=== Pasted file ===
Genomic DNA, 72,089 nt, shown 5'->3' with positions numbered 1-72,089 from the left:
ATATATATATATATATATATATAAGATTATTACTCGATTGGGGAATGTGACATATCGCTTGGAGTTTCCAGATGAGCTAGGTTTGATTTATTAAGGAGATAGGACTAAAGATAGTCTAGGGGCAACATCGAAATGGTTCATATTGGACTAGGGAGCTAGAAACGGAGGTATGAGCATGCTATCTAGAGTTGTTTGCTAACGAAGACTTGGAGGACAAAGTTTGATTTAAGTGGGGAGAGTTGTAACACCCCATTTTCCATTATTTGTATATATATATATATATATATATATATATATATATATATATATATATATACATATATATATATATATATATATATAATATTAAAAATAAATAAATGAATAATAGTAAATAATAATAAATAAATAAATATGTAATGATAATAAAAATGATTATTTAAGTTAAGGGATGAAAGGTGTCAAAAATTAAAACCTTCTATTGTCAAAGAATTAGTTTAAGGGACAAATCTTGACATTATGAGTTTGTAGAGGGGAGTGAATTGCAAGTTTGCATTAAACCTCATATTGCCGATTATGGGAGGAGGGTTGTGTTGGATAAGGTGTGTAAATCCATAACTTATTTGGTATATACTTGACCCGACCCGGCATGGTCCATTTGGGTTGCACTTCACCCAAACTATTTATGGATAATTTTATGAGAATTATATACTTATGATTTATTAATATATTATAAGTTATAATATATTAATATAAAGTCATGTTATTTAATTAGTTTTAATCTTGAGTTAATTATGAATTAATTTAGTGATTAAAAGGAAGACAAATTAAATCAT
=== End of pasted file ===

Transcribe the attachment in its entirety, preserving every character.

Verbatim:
Genomic DNA, 72,089 nt, shown 5'->3' with positions numbered 1-72,089 from the left:
ATATATATATATATATATATATAAGATTATTACTCGATTGGGGAATGTGACATATCGCTTGGAGTTTCCAGATGAGCTAGGTTTGATTTATTAAGGAGATAGGACTAAAGATAGTCTAGGGGCAACATCGAAATGGTTCATATTGGACTAGGGAGCTAGAAACGGAGGTATGAGCATGCTATCTAGAGTTGTTTGCTAACGAAGACTTGGAGGACAAAGTTTGATTTAAGTGGGGAGAGTTGTAACACCCCATTTTCCATTATTTGTATATATATATATATATATATATATATATATATATATATATATATATATACATATATATATATATATATATATATAATATTAAAAATAAATAAATGAATAATAGTAAATAATAATAAATAAATAAATATGTAATGATAATAAAAATGATTATTTAAGTTAAGGGATGAAAGGTGTCAAAAATTAAAACCTTCTATTGTCAAAGAATTAGTTTAAGGGACAAATCTTGACATTATGAGTTTGTAGAGGGGAGTGAATTGCAAGTTTGCATTAAACCTCATATTGCCGATTATGGGAGGAGGGTTGTGTTGGATAAGGTGTGTAAATCCATAACTTATTTGGTATATACTTGACCCGACCCGGCATGGTCCATTTGGGTTGCACTTCACCCAAACTATTTATGGATAATTTTATGAGAATTATATACTTATGATTTATTAATATATTATAAGTTATAATATATTAATATAAAGTCATGTTATTTAATTAGTTTTAATCTTGAGTTAATTATGAATTAATTTAGTGATTAAAAGGAAGACAAATTAAATCAT